As we’ve discussed, the California Court of Appeal in AMN Healthcare, Inc. v. Aya Healthcare Services, Inc., recently ruled that a broadly worded contractual clause that prohibited solicitation of employees for one year after employment was an illegal restraint on trade under California law.

Now, a second court has joined in.

 In Barker

Tuesday, January 29, 2019
12:30 p.m. – 1:45 p.m. ET 

Issues arising from employees and information moving from one employer to another continue to proliferate and provide fertile ground for legislative action and judicial decisions. Many businesses increasingly feel that their trade secrets or client relationships are under attack by competitors—and even, potentially, by their

In its 2008 landmark decision Edwards v. Arthur Andersen LLP (2008) 44 Cal. 4th 937, the California Supreme Court set forth a broad prohibition against non-compete provisions, but it left open whether or to what extent employee non-solicit provisions were enforceable. Since Edwards, no California appellate court has addressed that issue in a published

On Monday, attorneys general in eleven states, including New York, New Jersey, Massachusetts, California, and Illinois, revealed that they are investigating several prominent fast food franchisors for their potential use of no-poaching or non-compete agreements restricting the ability of low wage workers to obtain a better-paying job with another franchise. To that end, these attorneys

Several states in recent years have enacted laws that have been designed, in varying degrees, to limit non-competes, including California, Illinois, and Nevada. Which states and cities are most likely to do the same in 2018?

The New Hampshire and New York City legislatures have introduced bills that seek to prohibit the use of non-compete

California has always been a challenging jurisdiction for employers in terms of limiting unfair competition by former employees and protecting trade secrets. However, employers in the state can significantly enhance their ability to protect their business interests in these areas with a little planning and strategic thinking.

In this issue of Take 5, we

Before the Defend Trade Secrets Act (“DTSA”) became federal law in the spring of 2016, Supreme Court watchers would likely care little about prospective justices’ approach to trade secrets matters.  Such matters were the province of state law, and the phrase “trade secret” might be avoided, even in passing, in the opinions of the Supreme Court for entire terms or more.  But with DTSA cases being reported with increasing regularity, differences in interpretation are beginning to emerge.  Supreme Court attention may follow.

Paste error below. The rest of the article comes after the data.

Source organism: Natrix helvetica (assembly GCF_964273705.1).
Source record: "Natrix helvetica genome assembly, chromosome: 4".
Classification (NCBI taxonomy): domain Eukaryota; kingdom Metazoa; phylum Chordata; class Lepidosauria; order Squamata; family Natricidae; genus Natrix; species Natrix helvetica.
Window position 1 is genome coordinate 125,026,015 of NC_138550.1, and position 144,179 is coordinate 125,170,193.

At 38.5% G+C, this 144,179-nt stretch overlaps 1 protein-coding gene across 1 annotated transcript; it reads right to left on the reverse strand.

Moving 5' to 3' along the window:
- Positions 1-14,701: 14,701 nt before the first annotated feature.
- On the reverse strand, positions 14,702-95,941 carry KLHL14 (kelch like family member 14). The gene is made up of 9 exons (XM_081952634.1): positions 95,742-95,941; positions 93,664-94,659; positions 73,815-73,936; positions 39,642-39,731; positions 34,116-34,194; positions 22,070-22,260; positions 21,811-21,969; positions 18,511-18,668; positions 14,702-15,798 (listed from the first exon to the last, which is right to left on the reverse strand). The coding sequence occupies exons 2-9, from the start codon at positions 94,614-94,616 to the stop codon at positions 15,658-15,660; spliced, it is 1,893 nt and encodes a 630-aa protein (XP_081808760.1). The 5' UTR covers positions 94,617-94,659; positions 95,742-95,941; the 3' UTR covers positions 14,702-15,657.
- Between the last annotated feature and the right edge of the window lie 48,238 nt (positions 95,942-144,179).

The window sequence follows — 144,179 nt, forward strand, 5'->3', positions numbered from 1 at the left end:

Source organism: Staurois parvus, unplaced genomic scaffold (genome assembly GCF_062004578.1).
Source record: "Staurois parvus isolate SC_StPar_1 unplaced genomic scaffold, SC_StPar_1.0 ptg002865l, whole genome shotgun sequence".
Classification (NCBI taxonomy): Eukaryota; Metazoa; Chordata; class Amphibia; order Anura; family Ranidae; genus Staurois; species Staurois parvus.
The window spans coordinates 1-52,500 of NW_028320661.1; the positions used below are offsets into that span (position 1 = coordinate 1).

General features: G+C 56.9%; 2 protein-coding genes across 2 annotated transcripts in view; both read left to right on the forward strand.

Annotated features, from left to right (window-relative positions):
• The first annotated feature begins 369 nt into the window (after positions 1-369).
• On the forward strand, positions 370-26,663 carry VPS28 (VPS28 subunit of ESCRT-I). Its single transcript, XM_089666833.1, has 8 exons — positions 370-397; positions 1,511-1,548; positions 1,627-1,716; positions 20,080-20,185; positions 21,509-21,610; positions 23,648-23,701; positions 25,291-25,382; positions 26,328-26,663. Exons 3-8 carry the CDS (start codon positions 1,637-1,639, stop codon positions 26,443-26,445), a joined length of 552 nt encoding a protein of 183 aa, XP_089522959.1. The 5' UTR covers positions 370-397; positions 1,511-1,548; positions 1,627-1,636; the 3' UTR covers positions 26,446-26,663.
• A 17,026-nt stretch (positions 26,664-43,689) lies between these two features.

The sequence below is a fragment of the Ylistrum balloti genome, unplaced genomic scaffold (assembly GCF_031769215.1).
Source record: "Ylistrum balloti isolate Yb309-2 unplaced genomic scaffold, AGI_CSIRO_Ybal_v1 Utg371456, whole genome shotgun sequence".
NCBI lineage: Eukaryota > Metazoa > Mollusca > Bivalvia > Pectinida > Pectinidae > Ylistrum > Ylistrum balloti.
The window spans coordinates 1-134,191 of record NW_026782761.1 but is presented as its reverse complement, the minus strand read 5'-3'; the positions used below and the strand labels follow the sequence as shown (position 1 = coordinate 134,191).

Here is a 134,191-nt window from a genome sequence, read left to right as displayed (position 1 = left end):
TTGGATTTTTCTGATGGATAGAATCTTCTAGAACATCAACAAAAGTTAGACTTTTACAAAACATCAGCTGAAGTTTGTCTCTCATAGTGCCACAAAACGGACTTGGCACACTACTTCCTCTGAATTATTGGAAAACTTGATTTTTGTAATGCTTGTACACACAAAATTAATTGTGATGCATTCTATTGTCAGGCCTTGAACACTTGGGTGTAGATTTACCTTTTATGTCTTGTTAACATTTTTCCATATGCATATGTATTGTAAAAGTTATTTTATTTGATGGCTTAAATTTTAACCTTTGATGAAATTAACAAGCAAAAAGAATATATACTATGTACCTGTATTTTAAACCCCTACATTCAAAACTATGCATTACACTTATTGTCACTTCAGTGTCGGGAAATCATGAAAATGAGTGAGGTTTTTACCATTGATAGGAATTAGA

Because DTSA says that “misappropriation of a trade secret” can involve unlawful acquisition of a trade secret, or improper disclosure of a trade secret, or unauthorized use of a trade secret, the impact of the statute’s May 11, 2016 “effective date” has been the subject of some debate.  For instance, should the act apply to a trade secret unlawfully acquired on May 10, 2016 but improperly used or disclosed on May 12, 2016 or thereafter?  Likewise, what if a trade secret unlawfully acquired and used before May 10, 2016 is used again after May 11, 2016?  These issues have come up in cases in March and January 2017 in the Northern District of California, in March 2017 in the Eastern District of Pennsylvania, and earlier in the Middle District of Florida.  The answers and analysis found in these opinions is not always entirely consistent, which suggests that this issue under DTSA  as well as others will continue to be litigated.

Should differences arise between circuits, the Supreme Court might be called upon to interpret the reach of DTSA. In that vein, one might wish to look at the Court’s newest member, Neil Gorsuch, and his opinions while a 10th Circuit judge in Storagecraft Technology Corp. v. Kirby, 744 F. 3d 1183 (10th Circuit 2014), and in Russo v. Ballard Medical Products, 550 F. 3d 1004 (10th Circuit 2008). Each reveal interesting elements of Judge — now Justice — Gorsuch’s approach to trade secrets matters.

Storagecraft proves interesting opinion on several levels.  That case involved the Utah trade secrets act in a case coming to the 10th Circuit after being brought in the federal district court as a matter of diversity jurisdiction.  In addressing one of the appealing defendant’s arguments, the Gorsuch opinion rejected the notion that one need show that a defendant facilitated another’s commercial gain to recover under the statute:


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